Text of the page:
Demand. Demand is subject to a number of forces. It is lower due to a stop to immigration since Covid. It is higher because interest rates are as low as they have been for decades so more people can borrow. Demand is lower due to job uncertainty. Another demand issue within the mix is that there are fewer investors and more homeowners in the market.
As you can see there are a number of competing factors in both supply and demand. Prices have been stable in most cities or risen slightly over the last twelve months. This is really just a response to one positive for a buyer, being cancelled by a negative factor.
Governments within most states give some form of incentive to first home buyers. The intention is to get more people into the market to stimulate the building industry. I guess there also might be some votes in it. But does it actually work?
If supply is constrained, or even just meets demand, imagine this situation. A house is for sale at auction. There are two first home buyers. Each has a subsidy from the government of say $20k. It might be in the form of a reduction in stamp duty or a tax reduction or direct payment. So the auction gets to $1m which is about the limit for buyers. Hold on. The two first home buyers have an extra $20k to bid. Who wins? Obviously the seller.
Subsidies to first home buyers do two things. Firstly they drive up property prices. Secondly, they disadvantage second home buyers. Were these the outcomes that the government was trying to achieve when they introduced these grants? I think not.
Where are we going
There are some things we do know and lots we don’t. Let me concentrate on what we do know.
Population. Since migration has stopped, the demand for new homes will be decreased. Less people mean less demand. This puts downward pressure on prices.
New Homes. Developers will not be as keen to build new apartments as they were three years ago. On the other hand, governments are putting a lot of effort into keeping the construction industry going in order to keep employment. This could result in a slight drop, but not strangle the industry. In other words, probably a neutral impact on prices.
Interest Rates. The Reserve Bank has said interest rates will be low for at least three years. Lower interest rates mean upward pressure on prices.
Number of Potential Buyers. Lower interest rates mean more people can get a loan however after the Royal Commission on Banking, banks are more selective about loan applications. Some will win and some loose. My guess is a small increase which is an upward push to prices.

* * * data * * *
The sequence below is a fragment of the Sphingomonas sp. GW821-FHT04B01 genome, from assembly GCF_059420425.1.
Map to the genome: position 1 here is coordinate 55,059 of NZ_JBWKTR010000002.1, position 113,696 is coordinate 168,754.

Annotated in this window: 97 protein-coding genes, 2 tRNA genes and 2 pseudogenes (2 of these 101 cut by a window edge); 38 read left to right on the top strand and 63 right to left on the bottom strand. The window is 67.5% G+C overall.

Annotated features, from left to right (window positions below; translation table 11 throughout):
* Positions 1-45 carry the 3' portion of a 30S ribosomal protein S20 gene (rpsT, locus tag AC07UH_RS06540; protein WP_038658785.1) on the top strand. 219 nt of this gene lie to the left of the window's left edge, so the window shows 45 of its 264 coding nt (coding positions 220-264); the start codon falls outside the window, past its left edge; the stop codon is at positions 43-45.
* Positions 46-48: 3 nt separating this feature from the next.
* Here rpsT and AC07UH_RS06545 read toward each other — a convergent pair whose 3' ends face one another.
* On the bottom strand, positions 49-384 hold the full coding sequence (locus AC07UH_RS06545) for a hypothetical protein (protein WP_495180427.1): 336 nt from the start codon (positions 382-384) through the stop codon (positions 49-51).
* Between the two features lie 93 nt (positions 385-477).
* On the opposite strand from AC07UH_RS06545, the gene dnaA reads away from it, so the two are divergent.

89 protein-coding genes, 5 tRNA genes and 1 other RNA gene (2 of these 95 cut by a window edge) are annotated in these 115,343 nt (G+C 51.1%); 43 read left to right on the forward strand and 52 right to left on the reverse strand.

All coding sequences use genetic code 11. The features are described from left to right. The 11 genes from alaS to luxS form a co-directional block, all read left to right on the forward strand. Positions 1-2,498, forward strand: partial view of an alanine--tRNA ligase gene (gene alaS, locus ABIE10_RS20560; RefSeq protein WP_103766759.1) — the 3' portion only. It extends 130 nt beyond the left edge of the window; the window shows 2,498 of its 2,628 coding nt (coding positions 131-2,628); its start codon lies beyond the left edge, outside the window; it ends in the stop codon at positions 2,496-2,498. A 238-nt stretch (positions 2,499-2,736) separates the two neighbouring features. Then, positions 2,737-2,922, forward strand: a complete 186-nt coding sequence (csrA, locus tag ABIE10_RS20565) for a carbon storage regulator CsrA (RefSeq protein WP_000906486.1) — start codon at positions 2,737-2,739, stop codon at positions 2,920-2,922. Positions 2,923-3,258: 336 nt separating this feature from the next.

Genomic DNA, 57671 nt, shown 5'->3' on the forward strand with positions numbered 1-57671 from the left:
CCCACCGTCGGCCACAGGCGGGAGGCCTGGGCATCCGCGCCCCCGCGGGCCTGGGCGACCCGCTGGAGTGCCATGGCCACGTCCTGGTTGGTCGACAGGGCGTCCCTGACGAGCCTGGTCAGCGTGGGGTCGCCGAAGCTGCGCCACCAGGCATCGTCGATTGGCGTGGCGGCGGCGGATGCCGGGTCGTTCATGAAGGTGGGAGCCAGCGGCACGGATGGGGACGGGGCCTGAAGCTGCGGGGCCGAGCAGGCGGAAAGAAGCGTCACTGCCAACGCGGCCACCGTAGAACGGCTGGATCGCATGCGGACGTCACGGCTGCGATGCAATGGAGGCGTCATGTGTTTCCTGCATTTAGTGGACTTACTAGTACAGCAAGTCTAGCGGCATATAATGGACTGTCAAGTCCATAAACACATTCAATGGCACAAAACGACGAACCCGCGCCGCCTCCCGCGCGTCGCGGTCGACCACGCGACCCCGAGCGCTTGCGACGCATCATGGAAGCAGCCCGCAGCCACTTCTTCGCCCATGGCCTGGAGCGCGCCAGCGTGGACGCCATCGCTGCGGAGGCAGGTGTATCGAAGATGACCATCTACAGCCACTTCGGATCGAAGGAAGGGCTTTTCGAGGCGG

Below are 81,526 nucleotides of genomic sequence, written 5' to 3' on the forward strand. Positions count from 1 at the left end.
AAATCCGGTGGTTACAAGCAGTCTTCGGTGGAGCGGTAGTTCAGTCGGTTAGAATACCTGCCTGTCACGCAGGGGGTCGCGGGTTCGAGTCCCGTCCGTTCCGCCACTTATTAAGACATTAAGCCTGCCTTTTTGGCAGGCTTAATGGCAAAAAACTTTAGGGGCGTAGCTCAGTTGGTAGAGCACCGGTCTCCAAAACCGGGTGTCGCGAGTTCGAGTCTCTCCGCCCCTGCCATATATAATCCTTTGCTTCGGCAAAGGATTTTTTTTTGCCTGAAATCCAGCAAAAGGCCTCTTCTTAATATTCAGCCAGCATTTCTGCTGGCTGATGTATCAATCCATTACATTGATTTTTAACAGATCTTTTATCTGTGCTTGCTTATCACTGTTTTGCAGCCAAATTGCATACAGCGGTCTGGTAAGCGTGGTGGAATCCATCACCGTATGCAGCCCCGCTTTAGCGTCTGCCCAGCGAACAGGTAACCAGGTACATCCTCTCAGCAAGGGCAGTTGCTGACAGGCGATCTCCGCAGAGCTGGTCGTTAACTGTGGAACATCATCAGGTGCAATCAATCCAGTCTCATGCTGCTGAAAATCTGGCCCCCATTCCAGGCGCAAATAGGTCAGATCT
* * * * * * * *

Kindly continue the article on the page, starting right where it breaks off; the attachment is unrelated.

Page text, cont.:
Economic Confidence. As we slowly stagger out of Covid, which might take three or four years, will people still be confident enough to sell their existing house or buy a new house? Selling requires confidence that you can get your price, and that you will be able to move to another property which usually, but not always, be more expensive. In other words confident enough that you will be able to meet mortgage repayments. Who is sure about anything today? If confidence is down with sellers, it means fewer properties on the market. Less supply means higher prices.
On the demand side, the number of purchasers is driven by confidence certainly but also two other factors. The first is low-interest rates, and the second is government subsidies. Balance this against the uncertainty that will impact the ability to repay a loan, and maybe they cancel one another out. Of course, this is all guesswork.
The net impact of confidence may end up being neutral or maybe slightly less supply. Less supply equals higher prices.
My crystal ball may be as cloudy as everyone else but I can see more factors that will push up prices than I can see pushing them down. Looking at supply and demand, it seems to me more likely that after we digest the wave of apartments recently completed, or nearing completion, the number of dwellings for sale will contract. Less supply.
On the demand side, maybe there will be some contraction, but the big drivers are low-interest rates and government subsidies. Of course, you also have to take out the migration numbers. My guess is that numbers will not drop significantly.
The net result will be rising prices after we work through the apartment glut. Please don’t hold me to it. This post self destructs in six months.